“An innovator in a general sense, is a person or an organization who is one of the first to introduce into reality something better than before. That often opens up a new area for others and achieves an innovation.” – Wikipedia.
“Innovation differs from invention in that innovation refers to the use of a better and, as a result, novel idea or method, whereas invention refers more directly to the creation of the idea or method itself. Innovation differs from improvement in that innovation refers to the notion of doing something different rather than doing the same thing better.” – Wikipedia.
Most typically, those whose inventions become adopted and leveraged by others are the ones who get to be called innovators. So, innovation delivers a sense of usefulness and practicality beyond creativeness and inventiveness. Innovation also implies novelty, this means being a first in a given category or jumpstarting a new category altogether.
Some experts concurred on bullet proofing what innovation was all about by asking for evidence of a successful commercialization. However, there are a couple of issues with that. First, many of today’s innovations happen in the open source’s new brave world and, second, there are quite a few interesting things going on in not-for-profit domains. Additionally, some novelties happen to be ahead of their time and most would still think of their creators as true innovations. Furthermore, we would need to talk about those that got early adopters but did not get to cross the chasm to paraphrase Geoffrey A. More.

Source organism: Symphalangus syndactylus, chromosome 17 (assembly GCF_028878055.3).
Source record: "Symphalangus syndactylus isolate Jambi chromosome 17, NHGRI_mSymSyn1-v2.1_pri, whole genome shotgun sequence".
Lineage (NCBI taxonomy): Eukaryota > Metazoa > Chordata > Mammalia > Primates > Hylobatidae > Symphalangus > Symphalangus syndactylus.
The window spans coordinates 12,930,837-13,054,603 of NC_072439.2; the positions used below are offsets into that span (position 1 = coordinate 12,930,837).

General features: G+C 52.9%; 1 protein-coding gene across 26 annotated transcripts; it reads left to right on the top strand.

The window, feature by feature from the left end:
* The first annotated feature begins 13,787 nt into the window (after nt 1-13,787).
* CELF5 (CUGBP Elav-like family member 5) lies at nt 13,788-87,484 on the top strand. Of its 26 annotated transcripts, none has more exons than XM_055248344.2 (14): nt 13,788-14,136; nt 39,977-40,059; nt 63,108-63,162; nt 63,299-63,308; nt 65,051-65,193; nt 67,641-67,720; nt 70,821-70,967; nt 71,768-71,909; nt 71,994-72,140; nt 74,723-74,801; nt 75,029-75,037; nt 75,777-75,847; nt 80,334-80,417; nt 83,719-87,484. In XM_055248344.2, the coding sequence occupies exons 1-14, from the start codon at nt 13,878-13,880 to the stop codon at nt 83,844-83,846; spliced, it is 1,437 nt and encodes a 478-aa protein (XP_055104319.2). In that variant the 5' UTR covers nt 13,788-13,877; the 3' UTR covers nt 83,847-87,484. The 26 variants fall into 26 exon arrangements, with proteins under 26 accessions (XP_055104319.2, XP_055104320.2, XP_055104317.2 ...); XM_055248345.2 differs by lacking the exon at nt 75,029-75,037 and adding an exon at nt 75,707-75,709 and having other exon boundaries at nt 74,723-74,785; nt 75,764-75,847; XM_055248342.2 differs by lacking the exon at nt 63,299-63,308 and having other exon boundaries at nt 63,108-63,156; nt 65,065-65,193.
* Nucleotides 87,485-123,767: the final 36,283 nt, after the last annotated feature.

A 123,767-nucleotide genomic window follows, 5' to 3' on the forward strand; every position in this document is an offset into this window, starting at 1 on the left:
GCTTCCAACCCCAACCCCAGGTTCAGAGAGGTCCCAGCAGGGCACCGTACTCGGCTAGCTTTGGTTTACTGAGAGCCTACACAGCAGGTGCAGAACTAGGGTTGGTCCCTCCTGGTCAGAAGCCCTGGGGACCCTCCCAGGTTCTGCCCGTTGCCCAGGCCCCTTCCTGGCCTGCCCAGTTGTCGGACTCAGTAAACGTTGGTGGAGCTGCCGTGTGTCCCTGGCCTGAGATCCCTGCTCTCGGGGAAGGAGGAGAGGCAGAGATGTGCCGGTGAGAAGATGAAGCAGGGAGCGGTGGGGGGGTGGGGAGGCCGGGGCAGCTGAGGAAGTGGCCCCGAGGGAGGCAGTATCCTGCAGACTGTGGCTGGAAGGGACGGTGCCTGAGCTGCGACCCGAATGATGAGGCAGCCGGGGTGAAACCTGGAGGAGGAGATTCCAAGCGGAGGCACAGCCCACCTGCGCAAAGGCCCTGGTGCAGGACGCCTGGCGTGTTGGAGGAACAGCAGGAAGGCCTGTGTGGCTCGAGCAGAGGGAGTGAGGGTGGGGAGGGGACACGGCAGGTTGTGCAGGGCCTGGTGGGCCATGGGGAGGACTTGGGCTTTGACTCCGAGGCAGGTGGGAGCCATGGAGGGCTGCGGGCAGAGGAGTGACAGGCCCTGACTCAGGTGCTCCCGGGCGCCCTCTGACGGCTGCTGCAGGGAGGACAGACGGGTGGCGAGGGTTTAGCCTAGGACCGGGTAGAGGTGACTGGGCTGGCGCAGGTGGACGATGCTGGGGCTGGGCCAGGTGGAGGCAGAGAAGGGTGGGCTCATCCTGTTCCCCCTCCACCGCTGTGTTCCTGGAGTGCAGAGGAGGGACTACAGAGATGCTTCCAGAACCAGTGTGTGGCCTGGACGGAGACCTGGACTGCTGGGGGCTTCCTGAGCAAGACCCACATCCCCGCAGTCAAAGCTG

My preference is to look at this matter by assessing [a] whether a given item is a first, [b] if it makes a substantial difference when compared to what exists and  if it is leveraged by others and to what extent, even if they don’t happen to be the intended target users, which then becomes an accidental innovation.
Moreover, there are two ways for a new item to make a substantial enough difference: [b.1] a dramatic improvement in usability, technical and/or business performance, which qualifies as an incremental innovation, or [b.2] a game changer that delivers something that’s unique, something that we would not entertain doing without, which qualifies as a disruptive innovation.
Anyway, in case you wondered why this blog’s title. I think that there are many people who are not necessarily innovators, yet they are fans of: freedom, creative thinking, thought provoking and forward looking concepts, risk taking and the entrepreneurial spirit that challenges, bends, breaks, displaces and even creates new rules.
However, I’m not certain about a word that exists in the English language to galvanize this community. Otherwise, please let me know. In the meantime, I am proposing innovarista for anyone devoted to practicing, researching, evangelizing or, to put it simply, anyone interested in the invention and innovation phenomenon with passion.